Utah State University has demonstrated a first-of-its-kind electric bus that is charged through wireless charging technology. The Aggie Bus, shown here driving through USU's Innovation Campus, achieved several significant milestones. (c) USU

Utah State University has demonstrated a first-of-its-kind electric bus that is charged through wireless charging technology. The Aggie Bus, shown here driving through USU’s Innovation Campus, achieved several significant milestones. (c) USU

While the first electric public transport vehicle become operational more than a century ago when the first trolleys rolled on the streets of Europe’s capitals and America’s major cities,  development towards autonomous electric public transportation hasn’t really developed that much since then. Sure power and efficiency has evolved tremendously, but the working principle is more or less the same. Recently, Utah State University unveiled something worth presenting to the world, after it released, through a spin-off company, the world’s first wirelessly charged electric bus.

When inductive charging was first introduced by Nikola Tesla, like most of his inventions that later become fundamental to human civilization, his work was labelled as unpracticle. Yet far from his brilliant vision of a wireless electrical grid that can transfer energy from point A to point B no matter the distance, recent technological advancements has made wireless charging a reality albeit over short distances.

Called the Aggie Bus, the all electric bus is based on Utah State University’s wireless power transfer system, publicly presented a mere 16 months before, which is capable of transferring enough energy to quickly charge an electric vehicle. Thus the Aggie Bus was fitted with an advanced prototype of the system that transfers power over an air gap where no physical contact is required. More specifically, the Aggie Bus is capable of a power level up to 25 kilowatts, greater than 90 percent efficiency from the power grid to the battery and a maximum misalignment of up to six inches.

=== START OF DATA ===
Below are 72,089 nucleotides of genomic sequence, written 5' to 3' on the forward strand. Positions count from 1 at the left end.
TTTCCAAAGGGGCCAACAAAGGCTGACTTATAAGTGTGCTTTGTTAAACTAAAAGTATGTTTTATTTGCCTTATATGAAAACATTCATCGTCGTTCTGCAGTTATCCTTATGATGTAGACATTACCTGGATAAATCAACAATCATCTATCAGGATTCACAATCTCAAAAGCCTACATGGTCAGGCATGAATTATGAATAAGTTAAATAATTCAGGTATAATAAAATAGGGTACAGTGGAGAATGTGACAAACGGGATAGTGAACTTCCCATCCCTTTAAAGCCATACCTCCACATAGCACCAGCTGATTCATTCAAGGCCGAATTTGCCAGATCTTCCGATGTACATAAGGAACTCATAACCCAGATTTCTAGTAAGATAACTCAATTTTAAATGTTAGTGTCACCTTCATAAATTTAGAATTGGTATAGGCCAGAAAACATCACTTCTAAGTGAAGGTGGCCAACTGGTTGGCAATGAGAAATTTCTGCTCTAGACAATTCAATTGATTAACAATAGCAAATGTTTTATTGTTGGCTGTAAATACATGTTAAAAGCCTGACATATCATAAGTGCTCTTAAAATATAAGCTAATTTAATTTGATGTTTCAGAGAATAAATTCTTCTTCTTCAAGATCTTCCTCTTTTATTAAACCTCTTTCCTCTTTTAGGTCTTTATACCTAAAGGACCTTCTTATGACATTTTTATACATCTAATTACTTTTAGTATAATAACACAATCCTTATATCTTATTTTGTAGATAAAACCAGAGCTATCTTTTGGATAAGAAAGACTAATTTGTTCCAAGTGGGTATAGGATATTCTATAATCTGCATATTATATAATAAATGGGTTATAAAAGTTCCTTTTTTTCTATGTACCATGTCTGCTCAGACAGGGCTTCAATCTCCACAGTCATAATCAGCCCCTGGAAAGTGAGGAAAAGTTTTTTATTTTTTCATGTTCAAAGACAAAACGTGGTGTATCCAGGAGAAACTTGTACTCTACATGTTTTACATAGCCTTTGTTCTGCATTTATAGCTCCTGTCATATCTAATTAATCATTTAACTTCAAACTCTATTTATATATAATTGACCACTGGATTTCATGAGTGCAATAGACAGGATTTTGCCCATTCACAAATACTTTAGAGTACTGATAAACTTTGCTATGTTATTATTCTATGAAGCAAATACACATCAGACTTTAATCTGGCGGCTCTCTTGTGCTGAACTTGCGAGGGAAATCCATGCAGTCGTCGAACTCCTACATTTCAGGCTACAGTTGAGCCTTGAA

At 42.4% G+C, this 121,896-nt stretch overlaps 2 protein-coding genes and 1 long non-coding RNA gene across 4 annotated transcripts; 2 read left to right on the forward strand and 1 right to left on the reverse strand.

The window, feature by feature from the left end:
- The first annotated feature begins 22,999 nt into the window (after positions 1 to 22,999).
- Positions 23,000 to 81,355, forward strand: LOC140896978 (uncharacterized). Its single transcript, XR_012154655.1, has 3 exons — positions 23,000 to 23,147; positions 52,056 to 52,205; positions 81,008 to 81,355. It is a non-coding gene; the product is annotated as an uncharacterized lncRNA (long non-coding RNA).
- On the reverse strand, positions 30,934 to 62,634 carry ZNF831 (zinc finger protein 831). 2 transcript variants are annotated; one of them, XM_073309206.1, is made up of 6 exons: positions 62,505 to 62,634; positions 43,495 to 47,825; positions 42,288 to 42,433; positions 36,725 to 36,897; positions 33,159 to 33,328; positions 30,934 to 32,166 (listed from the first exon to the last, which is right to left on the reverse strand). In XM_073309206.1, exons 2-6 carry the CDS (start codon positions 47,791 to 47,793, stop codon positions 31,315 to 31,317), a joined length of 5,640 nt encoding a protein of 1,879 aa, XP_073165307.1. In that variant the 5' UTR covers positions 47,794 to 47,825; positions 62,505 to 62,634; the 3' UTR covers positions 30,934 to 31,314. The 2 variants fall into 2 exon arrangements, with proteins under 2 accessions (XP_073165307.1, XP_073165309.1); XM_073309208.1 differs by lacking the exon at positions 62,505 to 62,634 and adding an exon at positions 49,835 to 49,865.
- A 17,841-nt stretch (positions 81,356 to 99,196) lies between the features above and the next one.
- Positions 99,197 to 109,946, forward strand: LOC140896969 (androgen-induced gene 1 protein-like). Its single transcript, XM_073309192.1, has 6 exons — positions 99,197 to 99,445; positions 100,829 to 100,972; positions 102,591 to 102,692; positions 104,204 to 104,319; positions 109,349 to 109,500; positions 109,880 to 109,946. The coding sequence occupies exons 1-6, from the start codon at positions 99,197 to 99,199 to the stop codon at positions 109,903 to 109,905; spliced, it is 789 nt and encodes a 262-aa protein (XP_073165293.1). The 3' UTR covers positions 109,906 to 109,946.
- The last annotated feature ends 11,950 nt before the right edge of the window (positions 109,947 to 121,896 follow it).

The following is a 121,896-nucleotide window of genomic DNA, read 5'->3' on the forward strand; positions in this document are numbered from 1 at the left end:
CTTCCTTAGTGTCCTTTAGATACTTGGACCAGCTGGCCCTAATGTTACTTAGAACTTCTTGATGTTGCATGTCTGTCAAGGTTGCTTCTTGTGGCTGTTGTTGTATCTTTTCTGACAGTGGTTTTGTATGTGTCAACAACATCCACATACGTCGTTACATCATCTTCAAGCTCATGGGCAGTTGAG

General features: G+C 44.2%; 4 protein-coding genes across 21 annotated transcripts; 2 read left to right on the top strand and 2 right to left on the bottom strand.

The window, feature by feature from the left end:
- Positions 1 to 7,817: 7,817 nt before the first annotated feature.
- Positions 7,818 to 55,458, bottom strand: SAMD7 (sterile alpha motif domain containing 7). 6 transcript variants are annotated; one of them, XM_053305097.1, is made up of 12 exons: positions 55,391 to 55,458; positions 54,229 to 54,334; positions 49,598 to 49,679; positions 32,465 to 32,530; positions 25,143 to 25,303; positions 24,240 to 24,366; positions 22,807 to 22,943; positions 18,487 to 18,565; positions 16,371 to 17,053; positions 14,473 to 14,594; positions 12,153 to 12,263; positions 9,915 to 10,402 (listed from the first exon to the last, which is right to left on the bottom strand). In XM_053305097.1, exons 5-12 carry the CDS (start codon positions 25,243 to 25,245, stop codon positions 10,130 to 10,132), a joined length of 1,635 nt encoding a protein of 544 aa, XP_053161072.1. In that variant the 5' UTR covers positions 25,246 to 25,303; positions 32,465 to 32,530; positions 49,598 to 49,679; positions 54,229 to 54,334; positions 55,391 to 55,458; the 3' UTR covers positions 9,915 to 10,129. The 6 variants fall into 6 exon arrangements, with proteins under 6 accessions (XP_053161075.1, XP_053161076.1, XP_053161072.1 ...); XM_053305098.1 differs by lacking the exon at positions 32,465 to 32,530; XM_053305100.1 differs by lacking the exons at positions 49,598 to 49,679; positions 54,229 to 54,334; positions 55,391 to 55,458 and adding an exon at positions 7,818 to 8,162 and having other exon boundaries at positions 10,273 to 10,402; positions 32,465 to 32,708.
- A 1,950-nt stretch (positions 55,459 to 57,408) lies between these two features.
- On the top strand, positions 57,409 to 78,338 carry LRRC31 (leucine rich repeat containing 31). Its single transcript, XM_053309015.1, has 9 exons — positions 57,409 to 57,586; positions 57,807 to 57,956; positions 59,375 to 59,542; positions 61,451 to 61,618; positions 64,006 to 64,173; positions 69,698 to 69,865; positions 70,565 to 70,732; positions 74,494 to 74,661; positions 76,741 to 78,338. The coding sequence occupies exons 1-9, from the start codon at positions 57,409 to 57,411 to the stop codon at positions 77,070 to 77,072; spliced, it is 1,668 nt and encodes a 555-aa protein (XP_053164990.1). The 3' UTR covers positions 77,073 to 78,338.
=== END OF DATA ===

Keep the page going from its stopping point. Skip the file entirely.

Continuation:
“The unveiling of the Aggie Bus today is a historic achievement and a great leap forward in the science and engineering related to electric vehicles,” said Robert T. Behunin, USU vice president of commercialization and regional development. “As a result of the work done by Utah State engineers, scientists and partners, EV owners and operators will now be able to simply drive over a pad in the ground to recharge their batteries, the benefits of which reach far beyond convenience.”

“Current battery limitations prevent an all-electric transit bus from operating all day from an overnight charge,” said Wesley Smith, CEO of WAVE. “WAVE solves that problem by charging the bus wirelessly during its daily operations when the bus stops to load and off-load passengers. This technology makes electric buses competitive with their diesel hybrid and CNG counterparts.”

source: USU press release

 

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